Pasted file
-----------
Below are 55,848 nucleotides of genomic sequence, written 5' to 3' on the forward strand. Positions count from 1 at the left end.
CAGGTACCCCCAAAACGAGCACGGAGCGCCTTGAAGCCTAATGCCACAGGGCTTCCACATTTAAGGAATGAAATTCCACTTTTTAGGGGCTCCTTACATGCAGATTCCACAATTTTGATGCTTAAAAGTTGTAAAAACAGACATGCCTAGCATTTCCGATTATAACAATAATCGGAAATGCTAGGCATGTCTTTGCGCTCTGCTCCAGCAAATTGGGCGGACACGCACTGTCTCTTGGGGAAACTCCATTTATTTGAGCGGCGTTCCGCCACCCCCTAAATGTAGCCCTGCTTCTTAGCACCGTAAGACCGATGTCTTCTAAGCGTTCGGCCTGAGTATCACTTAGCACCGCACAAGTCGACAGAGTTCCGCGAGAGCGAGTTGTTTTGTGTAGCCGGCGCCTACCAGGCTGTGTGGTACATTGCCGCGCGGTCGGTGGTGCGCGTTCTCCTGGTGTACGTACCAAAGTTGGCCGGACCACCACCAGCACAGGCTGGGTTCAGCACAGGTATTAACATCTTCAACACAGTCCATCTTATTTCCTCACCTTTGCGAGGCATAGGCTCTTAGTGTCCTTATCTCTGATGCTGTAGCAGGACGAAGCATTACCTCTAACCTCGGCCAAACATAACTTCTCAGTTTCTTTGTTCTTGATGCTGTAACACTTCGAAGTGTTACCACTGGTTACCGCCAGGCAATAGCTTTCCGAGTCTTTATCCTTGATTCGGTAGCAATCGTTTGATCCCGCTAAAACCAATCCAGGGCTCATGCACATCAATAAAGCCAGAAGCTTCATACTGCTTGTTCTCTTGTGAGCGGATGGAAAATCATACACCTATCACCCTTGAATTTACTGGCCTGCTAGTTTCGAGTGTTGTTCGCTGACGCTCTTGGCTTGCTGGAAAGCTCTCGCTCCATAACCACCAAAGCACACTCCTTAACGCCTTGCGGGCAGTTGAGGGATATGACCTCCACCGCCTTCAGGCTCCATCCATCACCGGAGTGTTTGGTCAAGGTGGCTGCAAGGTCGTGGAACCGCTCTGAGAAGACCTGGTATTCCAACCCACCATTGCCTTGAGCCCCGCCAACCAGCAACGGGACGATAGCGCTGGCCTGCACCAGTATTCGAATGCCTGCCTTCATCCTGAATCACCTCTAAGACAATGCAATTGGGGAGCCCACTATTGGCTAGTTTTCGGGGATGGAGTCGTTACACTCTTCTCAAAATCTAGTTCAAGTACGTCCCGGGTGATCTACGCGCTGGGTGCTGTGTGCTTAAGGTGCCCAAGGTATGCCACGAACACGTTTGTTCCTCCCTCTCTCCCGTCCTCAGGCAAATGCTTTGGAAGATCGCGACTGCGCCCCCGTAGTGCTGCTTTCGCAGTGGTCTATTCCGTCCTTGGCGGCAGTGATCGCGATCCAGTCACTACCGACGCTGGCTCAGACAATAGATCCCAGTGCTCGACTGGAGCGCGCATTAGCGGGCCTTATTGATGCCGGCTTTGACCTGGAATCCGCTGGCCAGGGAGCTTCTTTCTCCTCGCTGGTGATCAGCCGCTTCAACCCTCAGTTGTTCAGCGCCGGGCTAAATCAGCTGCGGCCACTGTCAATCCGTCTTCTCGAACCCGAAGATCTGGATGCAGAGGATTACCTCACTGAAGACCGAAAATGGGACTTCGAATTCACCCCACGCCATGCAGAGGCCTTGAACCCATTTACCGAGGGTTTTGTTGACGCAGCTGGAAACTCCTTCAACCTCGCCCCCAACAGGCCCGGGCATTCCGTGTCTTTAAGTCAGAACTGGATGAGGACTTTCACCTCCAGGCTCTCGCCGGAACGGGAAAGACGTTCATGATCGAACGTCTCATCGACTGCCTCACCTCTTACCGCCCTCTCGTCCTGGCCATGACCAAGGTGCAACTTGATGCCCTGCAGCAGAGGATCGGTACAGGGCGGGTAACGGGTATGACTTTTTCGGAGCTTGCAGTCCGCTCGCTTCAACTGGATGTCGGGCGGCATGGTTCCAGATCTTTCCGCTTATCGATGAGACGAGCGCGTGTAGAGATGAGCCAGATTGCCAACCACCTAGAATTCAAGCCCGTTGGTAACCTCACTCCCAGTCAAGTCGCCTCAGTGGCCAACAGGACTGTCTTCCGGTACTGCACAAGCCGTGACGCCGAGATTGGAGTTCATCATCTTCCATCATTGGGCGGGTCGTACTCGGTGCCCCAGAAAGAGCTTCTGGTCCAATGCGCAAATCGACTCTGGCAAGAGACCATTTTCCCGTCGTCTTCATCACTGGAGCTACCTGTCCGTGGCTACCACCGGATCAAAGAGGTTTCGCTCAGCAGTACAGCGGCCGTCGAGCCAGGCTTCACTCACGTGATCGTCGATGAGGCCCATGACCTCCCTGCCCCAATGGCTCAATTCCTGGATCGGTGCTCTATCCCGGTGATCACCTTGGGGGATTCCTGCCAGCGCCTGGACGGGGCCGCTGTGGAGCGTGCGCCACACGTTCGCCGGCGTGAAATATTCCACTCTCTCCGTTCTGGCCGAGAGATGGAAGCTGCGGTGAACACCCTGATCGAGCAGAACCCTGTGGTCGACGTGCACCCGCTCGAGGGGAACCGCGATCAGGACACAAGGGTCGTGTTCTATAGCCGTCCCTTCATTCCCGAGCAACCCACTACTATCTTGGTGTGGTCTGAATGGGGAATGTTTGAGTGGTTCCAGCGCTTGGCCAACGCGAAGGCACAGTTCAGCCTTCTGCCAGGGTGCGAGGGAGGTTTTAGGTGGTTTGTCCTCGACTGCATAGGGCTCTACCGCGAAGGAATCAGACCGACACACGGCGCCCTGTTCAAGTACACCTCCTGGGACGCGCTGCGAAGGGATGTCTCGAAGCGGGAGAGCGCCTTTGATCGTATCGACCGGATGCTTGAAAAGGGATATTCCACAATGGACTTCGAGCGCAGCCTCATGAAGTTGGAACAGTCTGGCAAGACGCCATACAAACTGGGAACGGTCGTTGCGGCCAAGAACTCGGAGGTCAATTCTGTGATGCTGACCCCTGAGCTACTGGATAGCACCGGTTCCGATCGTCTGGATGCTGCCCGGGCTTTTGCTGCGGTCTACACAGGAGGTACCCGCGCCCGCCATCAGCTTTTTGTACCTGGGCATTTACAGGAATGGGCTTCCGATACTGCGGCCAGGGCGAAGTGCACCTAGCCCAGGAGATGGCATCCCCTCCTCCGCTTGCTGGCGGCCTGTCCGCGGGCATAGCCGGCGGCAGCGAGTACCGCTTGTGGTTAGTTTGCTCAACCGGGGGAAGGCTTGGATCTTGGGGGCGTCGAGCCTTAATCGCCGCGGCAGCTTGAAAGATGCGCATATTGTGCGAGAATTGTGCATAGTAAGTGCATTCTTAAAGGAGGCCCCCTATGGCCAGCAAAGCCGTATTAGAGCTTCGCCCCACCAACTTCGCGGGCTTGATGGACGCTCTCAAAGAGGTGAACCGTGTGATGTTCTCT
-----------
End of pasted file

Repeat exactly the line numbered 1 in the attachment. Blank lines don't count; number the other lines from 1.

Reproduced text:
Below are 55,848 nucleotides of genomic sequence, written 5' to 3' on the forward strand. Positions count from 1 at the left end.